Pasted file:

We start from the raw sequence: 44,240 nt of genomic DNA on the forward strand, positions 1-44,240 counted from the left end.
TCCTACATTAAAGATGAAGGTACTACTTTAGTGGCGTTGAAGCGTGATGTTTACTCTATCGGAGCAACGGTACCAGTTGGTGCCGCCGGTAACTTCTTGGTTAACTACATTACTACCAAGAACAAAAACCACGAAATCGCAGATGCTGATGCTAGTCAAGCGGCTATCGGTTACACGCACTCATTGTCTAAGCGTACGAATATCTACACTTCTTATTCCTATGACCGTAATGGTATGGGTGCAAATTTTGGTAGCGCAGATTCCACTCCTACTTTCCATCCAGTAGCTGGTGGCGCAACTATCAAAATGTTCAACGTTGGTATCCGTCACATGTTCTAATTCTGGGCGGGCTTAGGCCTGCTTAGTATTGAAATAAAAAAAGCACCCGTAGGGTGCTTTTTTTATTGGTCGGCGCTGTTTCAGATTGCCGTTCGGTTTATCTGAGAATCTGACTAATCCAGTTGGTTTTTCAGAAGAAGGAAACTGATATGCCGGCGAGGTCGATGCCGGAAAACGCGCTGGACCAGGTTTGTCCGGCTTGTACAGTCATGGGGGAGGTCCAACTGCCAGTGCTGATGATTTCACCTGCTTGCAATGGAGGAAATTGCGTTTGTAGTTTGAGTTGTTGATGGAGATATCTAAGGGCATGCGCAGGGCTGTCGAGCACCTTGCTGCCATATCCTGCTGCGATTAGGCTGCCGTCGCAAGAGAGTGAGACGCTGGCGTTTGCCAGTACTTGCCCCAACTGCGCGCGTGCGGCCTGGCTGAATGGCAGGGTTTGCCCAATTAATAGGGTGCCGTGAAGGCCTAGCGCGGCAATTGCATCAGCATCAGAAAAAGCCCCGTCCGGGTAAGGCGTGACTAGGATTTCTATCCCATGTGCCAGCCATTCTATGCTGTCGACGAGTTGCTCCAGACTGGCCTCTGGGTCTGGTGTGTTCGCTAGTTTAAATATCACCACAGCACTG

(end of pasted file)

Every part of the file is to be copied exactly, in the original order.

We start from the raw sequence: 44,240 nt of genomic DNA on the forward strand, positions 1-44,240 counted from the left end.
TCCTACATTAAAGATGAAGGTACTACTTTAGTGGCGTTGAAGCGTGATGTTTACTCTATCGGAGCAACGGTACCAGTTGGTGCCGCCGGTAACTTCTTGGTTAACTACATTACTACCAAGAACAAAAACCACGAAATCGCAGATGCTGATGCTAGTCAAGCGGCTATCGGTTACACGCACTCATTGTCTAAGCGTACGAATATCTACACTTCTTATTCCTATGACCGTAATGGTATGGGTGCAAATTTTGGTAGCGCAGATTCCACTCCTACTTTCCATCCAGTAGCTGGTGGCGCAACTATCAAAATGTTCAACGTTGGTATCCGTCACATGTTCTAATTCTGGGCGGGCTTAGGCCTGCTTAGTATTGAAATAAAAAAAGCACCCGTAGGGTGCTTTTTTTATTGGTCGGCGCTGTTTCAGATTGCCGTTCGGTTTATCTGAGAATCTGACTAATCCAGTTGGTTTTTCAGAAGAAGGAAACTGATATGCCGGCGAGGTCGATGCCGGAAAACGCGCTGGACCAGGTTTGTCCGGCTTGTACAGTCATGGGGGAGGTCCAACTGCCAGTGCTGATGATTTCACCTGCTTGCAATGGAGGAAATTGCGTTTGTAGTTTGAGTTGTTGATGGAGATATCTAAGGGCATGCGCAGGGCTGTCGAGCACCTTGCTGCCATATCCTGCTGCGATTAGGCTGCCGTCGCAAGAGAGTGAGACGCTGGCGTTTGCCAGTACTTGCCCCAACTGCGCGCGTGCGGCCTGGCTGAATGGCAGGGTTTGCCCAATTAATAGGGTGCCGTGAAGGCCTAGCGCGGCAATTGCATCAGCATCAGAAAAAGCCCCGTCCGGGTAAGGCGTGACTAGGATTTCTATCCCATGTGCCAGCCATTCTATGCTGTCGACGAGTTGCTCCAGACTGGCCTCTGGGTCTGGTGTGTTCGCTAGTTTAAATATCACCACAGCACTG